Although lending money to those who need it is a misvah, the Torah phrases it as if it's voluntary, "if" to teach us that we should do the lending with all the goodness of our heart. The obligation should be as if it's voluntary. How can we bring ourselves to this feeling?
The Torah says "the poor with you," as if to say to view the poor as if he's one of your family. If we would have someone very close to us in a financial difficulty and we could help them, there is no question we would do it, and in a positive manner. We would be eager to help out our loved ones if we were able to. The Torah wants us to visualize those in need as if they were our close family, so that our helping them would come from love, not as an obligation. It is a tall order, but Hashem knows that we have it within us to be able to do it as He commands it of us. Shabbat Shalom. Rabbi Shmuel Choueka
They didn't travel together, but they did arrive at the same time. The two members of the coordinating committee reached the entrance to the meeting room simultaneously and bumper into each other.
"Excuse me," said one.
"It's really my fault. So sorry," apologized the other.
Each then begged the other to go in first.
"Please, you go ahead," said the first.
"No, please, you got here first," insisted the other.
This is a scene often repeated in similar circumstances with different people. Each person offers the other first crack. It is polite, but often counterproductive.
Selfishness, like all other traits, has a good side and a bad side. If everyone went to the extreme too avoid selfishness, people would not take care of themselves. Hashem created the selfish drive so that people would attend to their basic needs. Besides eating, drinking, and sleeping, individuals should be concerned with self-grooming and dressing in a manner befitting their position.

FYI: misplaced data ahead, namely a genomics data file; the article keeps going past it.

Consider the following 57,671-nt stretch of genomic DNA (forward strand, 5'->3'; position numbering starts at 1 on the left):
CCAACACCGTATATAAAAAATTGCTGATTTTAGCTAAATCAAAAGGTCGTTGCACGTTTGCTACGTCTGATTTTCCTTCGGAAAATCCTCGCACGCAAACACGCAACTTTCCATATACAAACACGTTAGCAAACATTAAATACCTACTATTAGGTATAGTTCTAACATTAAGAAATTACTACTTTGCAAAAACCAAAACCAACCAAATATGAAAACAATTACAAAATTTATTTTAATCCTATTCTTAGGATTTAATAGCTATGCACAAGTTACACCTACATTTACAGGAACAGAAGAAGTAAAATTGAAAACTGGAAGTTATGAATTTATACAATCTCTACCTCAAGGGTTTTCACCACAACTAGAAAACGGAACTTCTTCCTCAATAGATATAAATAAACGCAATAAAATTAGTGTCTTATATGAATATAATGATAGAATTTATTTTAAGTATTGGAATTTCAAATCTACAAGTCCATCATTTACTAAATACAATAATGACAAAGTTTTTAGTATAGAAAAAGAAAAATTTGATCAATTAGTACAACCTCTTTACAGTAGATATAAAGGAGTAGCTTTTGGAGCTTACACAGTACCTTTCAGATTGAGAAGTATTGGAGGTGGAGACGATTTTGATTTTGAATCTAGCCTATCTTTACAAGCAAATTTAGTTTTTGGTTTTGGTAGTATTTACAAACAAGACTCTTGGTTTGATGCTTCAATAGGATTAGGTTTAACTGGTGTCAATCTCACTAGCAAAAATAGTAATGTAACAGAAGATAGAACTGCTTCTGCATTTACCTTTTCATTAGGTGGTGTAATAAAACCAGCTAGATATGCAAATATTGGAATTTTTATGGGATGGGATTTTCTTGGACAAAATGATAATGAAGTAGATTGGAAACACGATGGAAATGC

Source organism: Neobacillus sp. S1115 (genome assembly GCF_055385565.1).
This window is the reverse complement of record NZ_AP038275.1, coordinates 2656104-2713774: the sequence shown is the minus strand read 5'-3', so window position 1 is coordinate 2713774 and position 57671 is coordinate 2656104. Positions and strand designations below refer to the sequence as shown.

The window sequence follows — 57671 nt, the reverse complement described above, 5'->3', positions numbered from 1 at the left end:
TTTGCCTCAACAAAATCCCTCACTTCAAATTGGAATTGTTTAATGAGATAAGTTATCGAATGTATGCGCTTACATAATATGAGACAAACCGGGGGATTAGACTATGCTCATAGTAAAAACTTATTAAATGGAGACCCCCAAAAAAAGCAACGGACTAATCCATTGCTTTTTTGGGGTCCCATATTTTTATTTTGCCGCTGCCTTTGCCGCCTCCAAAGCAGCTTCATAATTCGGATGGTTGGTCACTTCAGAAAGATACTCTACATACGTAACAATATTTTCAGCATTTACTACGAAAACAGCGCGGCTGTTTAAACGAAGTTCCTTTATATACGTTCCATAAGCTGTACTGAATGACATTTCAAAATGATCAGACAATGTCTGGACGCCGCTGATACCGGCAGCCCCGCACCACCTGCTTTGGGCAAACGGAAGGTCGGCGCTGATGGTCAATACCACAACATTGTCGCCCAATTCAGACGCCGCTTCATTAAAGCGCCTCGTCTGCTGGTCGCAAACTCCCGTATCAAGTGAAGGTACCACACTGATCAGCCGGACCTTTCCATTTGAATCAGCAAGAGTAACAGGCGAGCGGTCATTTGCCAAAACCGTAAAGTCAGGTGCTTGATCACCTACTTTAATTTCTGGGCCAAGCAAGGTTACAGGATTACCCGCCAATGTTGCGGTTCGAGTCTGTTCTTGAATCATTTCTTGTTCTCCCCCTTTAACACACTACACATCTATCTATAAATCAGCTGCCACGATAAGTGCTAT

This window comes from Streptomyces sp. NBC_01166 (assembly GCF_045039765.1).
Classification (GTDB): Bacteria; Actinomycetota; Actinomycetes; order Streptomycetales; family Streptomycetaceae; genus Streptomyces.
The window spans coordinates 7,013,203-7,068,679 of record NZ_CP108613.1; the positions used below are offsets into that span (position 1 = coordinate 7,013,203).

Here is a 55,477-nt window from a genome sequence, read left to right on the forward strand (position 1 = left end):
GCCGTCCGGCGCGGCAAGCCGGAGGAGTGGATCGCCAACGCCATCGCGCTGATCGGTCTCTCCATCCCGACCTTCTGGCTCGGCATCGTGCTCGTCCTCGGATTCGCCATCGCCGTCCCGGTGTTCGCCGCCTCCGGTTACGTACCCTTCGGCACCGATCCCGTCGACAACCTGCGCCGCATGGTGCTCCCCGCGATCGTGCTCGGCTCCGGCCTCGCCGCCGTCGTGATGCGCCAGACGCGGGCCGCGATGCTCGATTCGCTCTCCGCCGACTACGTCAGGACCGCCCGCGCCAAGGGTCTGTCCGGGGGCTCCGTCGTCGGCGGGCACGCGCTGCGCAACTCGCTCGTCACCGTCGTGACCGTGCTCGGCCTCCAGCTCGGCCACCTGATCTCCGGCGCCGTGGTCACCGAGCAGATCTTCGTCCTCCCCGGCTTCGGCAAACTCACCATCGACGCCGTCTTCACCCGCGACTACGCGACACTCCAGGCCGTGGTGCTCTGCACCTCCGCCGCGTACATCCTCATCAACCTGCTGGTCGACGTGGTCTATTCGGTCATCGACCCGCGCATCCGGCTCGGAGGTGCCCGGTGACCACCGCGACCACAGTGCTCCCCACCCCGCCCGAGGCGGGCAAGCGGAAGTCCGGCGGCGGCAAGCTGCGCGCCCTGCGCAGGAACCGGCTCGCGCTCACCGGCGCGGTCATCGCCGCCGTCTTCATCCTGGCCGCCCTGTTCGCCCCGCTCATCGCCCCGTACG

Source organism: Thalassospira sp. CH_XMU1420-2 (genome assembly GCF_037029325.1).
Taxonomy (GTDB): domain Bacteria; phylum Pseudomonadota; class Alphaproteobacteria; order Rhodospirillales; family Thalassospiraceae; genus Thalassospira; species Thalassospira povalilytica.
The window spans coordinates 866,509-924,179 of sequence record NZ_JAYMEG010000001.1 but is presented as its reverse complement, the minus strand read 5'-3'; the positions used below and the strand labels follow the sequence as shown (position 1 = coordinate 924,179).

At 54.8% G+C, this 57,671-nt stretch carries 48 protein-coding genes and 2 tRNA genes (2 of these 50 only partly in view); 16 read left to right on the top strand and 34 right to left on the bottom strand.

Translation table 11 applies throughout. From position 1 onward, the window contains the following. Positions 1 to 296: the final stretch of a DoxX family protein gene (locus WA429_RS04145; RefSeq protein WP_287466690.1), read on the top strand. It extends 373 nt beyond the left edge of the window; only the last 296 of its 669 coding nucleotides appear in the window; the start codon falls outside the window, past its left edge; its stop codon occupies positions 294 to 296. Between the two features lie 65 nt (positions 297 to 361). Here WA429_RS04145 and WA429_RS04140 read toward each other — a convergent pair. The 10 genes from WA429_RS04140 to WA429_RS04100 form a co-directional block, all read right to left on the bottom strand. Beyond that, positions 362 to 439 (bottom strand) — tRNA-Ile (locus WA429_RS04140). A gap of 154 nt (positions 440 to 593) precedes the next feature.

If you are taking from another or ignoring another's dire circumstances, your selfishness is the wrong dose. Ignoring your own welfare also makes you guilty of using the wrong measure of a Hashem-given trait. But balancing your personal care with the needs of others means you have the right dose of selfishness - the way Hashem intended. (One Minute With Yourself - Rabbi Raymond Beyda)
A quick tip to boost the power of your prayer. Hazal tell us (Masechet Baba Kama Daf 92A) that Hashem loves the tefilot of one Jew for another so much that anyone who prays on behalf of a fellow Jew with similar needs will have his prayer answered first. A special service has now begun to provide people with names of others who find themselves in a similar predicament. You can call with complete anonymity and get the name of someone to pray for and give the name of someone that needs our prayers. The name of the service is Kol Hamitpalel. Categories include: Marriage; Income; Health; To have children etc.
Call to 646-279-8712 or email firstname.lastname@example.org (Privacy of email limited by the email address)
Please pass this message along. Tizku L'misvot.